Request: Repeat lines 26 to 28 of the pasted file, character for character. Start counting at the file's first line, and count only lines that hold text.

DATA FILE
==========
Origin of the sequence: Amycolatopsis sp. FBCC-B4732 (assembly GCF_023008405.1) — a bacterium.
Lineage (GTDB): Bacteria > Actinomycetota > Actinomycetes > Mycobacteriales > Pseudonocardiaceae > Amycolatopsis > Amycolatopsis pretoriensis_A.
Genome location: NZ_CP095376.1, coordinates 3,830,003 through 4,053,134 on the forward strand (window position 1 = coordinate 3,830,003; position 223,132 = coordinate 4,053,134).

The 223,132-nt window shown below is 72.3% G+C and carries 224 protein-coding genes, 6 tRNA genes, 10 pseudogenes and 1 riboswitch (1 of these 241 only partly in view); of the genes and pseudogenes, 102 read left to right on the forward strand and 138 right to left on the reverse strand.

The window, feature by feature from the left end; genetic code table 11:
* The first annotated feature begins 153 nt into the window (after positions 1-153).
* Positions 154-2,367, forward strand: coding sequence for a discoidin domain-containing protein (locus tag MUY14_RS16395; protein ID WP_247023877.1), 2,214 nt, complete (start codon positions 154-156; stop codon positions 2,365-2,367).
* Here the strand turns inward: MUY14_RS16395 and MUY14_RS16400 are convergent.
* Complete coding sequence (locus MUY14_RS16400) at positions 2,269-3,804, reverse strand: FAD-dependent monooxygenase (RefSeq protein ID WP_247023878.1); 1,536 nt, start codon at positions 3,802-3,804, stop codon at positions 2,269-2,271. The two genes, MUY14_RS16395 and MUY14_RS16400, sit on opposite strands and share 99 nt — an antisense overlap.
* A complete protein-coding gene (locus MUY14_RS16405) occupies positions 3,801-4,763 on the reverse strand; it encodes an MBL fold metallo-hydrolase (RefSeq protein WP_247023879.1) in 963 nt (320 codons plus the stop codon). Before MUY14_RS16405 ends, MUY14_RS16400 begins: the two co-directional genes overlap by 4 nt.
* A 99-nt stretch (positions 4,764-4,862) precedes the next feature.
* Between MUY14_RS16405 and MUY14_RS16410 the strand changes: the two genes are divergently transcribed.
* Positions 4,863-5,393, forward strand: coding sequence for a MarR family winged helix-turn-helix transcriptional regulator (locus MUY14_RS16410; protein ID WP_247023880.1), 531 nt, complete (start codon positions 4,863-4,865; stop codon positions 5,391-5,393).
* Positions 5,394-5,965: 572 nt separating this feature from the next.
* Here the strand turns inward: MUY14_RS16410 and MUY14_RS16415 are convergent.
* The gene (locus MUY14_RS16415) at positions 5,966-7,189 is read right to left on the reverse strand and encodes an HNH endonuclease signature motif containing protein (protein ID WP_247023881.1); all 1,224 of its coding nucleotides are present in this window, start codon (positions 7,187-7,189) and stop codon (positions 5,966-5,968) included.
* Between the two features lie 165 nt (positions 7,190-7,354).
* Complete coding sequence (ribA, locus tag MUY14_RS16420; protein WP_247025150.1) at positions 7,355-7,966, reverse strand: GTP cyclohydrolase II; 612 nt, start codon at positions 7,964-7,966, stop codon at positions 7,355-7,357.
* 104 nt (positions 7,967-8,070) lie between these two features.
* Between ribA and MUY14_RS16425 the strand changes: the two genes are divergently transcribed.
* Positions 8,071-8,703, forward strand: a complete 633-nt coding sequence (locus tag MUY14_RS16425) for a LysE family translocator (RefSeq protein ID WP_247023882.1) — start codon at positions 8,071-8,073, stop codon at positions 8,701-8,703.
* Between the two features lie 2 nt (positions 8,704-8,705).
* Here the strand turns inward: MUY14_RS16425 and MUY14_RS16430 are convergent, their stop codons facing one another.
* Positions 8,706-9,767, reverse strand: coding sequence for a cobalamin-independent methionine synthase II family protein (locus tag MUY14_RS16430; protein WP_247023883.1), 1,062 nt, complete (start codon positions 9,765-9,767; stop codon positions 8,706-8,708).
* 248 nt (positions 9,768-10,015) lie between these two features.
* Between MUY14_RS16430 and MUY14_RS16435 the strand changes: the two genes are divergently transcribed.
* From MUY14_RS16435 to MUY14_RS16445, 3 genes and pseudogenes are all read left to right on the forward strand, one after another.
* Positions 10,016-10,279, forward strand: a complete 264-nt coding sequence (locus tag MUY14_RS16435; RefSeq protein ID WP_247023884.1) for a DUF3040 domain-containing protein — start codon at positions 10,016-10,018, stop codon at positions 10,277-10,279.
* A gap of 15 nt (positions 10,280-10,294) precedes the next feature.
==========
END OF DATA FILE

* Between MUY14_RS16430 and MUY14_RS16435 the strand changes: the two genes are divergently transcribed.
* From MUY14_RS16435 to MUY14_RS16445, 3 genes and pseudogenes are all read left to right on the forward strand, one after another.
* Positions 10,016-10,279, forward strand: a complete 264-nt coding sequence (locus tag MUY14_RS16435; RefSeq protein ID WP_247023884.1) for a DUF3040 domain-containing protein — start codon at positions 10,016-10,018, stop codon at positions 10,277-10,279.